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46 Travel Information -- Greece




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This article is from the Greece FAQ, by Nikolaos (Nick) C. Fotis, nfotis@theseas.ntua.gr with numerous contributions by others.

46 Travel Information -- Greece


[ Note: that's a time limited subject. The time you read this, it may
be already out-of-date, so *please* check with the respective embassies/
consulates before starting to prepare for a travel to Greece. This
information has a U.S. bias (of course!) ]

Newsgroup: rec.travel
From: kardaras@ec.ecn.purdue.edu (George S Kardaras)
--------------------------------

*NEW* TRAVEL INFORMATION -- Greece

STATE DEPARTMENT TRAVEL INFORMATION - Greece

Greece - Consular Information Sheet
[ VERSION: April 29, 1993 ]

Embassy and Consulate Locations: The U.S. Embassy in Athens is
located at 91 Vasilissis Sophias Boulevard, telephone (30-1)
721-2951. The Consular Section of the U.S. Embassy may be reached
at (30-1) 721-8561. The U.S. Consulate in Thessaloniki is located
at 59 Leoforos Nikis, telephone (30-31) 266-121.

No. 93-078

This replaces the Consular Information Sheet issued October 7,
1992, to provide information on driving conditions in Greece, and to
add information on reporting the loss or theft abroad of a U.S.
passport.

----

Country Description: Greece is a developed and stable democracy
with a modern economy. Tourist facilities are widely available.

Entry Requirements: A passport is required. A visa is not
required for tourist or business stays up to three months. An AIDS
test is required for performing artists and students on Greek
scholarships; U.S. test results are not accepted. For further
information concerning entry requirements to Greece, travelers can
contact the Embassy of Greece at 2221 Massachusetts Avenue, NW,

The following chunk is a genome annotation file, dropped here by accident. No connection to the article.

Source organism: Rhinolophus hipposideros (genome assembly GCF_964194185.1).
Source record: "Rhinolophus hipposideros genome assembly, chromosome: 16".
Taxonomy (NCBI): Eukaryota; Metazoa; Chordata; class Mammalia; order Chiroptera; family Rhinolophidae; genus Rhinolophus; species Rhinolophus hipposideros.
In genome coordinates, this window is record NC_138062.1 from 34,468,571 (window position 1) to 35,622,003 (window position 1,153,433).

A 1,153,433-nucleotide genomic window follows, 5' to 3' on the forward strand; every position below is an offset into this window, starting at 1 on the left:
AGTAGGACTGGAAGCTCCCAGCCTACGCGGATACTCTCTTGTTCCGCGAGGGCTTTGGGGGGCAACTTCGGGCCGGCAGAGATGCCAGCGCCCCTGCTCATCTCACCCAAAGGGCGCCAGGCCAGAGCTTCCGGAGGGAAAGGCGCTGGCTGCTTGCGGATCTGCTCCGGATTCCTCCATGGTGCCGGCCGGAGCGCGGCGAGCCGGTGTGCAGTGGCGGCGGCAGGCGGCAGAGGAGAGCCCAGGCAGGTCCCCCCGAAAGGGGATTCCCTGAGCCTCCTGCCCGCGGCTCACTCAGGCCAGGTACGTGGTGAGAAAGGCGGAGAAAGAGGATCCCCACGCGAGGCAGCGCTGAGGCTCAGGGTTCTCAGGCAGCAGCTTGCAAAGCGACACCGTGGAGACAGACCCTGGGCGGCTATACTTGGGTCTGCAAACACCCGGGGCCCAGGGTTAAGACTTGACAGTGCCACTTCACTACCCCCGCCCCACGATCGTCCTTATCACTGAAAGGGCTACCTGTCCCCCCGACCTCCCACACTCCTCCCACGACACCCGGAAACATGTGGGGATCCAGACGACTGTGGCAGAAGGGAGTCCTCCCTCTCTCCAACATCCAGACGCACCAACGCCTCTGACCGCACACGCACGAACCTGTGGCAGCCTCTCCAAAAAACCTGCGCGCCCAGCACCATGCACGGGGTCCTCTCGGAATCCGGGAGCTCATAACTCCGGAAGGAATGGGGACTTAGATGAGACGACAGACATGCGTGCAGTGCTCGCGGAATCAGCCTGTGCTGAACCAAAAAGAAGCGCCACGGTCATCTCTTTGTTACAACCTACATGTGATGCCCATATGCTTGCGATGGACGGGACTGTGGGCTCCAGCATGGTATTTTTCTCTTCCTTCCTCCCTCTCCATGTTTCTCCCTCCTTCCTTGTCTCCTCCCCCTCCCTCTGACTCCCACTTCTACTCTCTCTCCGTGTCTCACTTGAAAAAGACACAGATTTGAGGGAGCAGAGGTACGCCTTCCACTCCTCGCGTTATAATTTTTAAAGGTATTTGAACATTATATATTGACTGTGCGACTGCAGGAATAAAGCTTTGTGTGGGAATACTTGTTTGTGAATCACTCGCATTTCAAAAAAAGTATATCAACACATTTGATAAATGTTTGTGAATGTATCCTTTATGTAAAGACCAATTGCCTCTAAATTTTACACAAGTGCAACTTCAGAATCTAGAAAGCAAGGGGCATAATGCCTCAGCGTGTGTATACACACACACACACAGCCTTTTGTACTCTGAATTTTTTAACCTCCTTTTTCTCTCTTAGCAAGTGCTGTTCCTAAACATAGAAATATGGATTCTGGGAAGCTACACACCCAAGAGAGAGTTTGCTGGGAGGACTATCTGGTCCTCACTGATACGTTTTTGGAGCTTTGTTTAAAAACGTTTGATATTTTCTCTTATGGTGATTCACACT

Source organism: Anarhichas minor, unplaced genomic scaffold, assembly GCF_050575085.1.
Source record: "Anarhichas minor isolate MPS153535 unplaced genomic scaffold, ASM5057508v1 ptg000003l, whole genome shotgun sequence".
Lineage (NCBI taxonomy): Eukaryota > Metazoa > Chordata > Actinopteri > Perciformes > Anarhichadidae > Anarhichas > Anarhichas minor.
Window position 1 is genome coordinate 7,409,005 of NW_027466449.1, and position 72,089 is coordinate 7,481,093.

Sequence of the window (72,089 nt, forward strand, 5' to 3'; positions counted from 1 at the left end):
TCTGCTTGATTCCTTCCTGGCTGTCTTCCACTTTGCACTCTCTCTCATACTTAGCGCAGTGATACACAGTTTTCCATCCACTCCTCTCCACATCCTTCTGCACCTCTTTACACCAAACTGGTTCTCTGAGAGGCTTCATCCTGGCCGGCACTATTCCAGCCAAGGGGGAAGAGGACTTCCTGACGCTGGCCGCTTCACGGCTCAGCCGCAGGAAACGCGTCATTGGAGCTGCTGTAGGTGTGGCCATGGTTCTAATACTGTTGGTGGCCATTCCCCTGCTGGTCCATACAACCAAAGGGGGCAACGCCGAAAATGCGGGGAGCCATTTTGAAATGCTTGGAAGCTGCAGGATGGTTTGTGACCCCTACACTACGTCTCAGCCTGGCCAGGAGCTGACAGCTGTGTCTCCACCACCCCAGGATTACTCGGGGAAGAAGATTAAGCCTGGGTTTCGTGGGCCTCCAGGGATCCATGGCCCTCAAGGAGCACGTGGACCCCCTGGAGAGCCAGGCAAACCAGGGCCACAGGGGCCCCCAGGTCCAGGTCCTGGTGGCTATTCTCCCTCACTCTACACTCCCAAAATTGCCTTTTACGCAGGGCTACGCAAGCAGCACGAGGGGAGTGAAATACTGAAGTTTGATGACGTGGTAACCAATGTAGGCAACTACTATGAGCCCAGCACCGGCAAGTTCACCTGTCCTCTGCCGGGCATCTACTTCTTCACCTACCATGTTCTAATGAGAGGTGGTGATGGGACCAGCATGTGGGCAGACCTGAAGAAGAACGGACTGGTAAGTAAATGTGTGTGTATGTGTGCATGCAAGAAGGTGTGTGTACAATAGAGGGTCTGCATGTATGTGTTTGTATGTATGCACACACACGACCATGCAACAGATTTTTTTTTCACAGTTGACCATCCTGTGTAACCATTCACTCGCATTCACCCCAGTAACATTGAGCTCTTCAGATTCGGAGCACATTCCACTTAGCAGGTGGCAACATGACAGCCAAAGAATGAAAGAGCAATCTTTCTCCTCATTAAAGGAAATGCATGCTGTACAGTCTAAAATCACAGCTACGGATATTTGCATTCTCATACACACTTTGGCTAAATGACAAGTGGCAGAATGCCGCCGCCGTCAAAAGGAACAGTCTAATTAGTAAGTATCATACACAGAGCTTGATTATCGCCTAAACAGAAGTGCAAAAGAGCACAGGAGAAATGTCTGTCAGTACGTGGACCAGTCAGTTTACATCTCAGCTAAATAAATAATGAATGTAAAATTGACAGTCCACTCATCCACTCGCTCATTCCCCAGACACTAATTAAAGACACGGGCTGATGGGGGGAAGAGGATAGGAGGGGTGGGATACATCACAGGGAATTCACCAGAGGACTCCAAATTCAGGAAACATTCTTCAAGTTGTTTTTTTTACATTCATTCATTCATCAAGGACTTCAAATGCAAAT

Washington, DC 20008, telephone (202) 939-5800, or the nearest
Consulate General in Atlanta, Boston, Chicago, Houston, New Orleans,
New York, or San Francisco.

Medical Facilities: Medical facilities are available. U.S.
medical insurance is not always valid outside the United States.
Travelers have found that in some cases, supplemental medical
insurance with specific overseas coverage has proved to be useful.
Further information on health matters can be obtained from the
Centers for Disease Control's international travelers hotline on
(404) 332-4559.

Crime Information: Greece has a low rate of crime, but some
pickpocketing, purse-snatching, and luggage theft does occur in
Greece at popular tourist areas. The loss or theft abroad of a U.S.
passport should be reported immediately to the local police and the
nearest U.S. embassy or consulate. The Department of State's
pamphlet "A Safe Trip Abroad" is available from the Superintendent
of Documents, U.S. Government Printing Office, Washington, DC
20402. It provides useful information on guarding valuables and
protecting personal security while traveling abroad.

Terrorist Activities: Civil disorder is rare. However, there are
several active terrorist groups, including the "17 November"
organization, which at times has targeted U.S. Government and U.S.
commercial interests. Between 1975 and 1991, "17 November"
assassinated four Americans assigned to U.S. diplomatic or military
installations in Greece. Terrorists in Greece have seldom targeted
tourists.

Drug Penalties: U.S. citizens are subject to the laws of the
country in which they are traveling. In Greece, penalties for
possession, use, and trafficking in illegal drugs are strict, and
convicted offenders can expect jail sentences and fines. Arrestees
may spend up to 18 months in pretrial confinement.

Dual Nationality: U.S. citizens who are also considered to be
Greek citizens could be subject to compulsory military service and
other aspects of Greek law while in Greece. Those who may be
affected can inquire at a Greek Embassy or consulate to determine
status. In some instances, dual nationality may hamper U.S.
government efforts to provide protection abroad.

Driving: Visitors to Greece must be prepared to drive defensively.
Greece has the third highest fatal accident rate in Europe. High
casualty rates on Greek highways led to a recent toughening of
traffic laws and new increased traffic police presence on major
roads. The use of motorbikes on the islands can be dangerous
because of heavy traffic and difficulty of the terrain. The
majority of U.S. citizen traffic casualties in Greece have involved
motorbikes. Owners of rental motorbikes are not required to carry
insurance coverage; the renter is liable for damages caused to the
rental vehicle and to property of third parties.

Registration: U.S. citizens who register at the Consular Section
of the U.S. Embassy or Consulate can obtain updated information on
travel and security in Greece.

 

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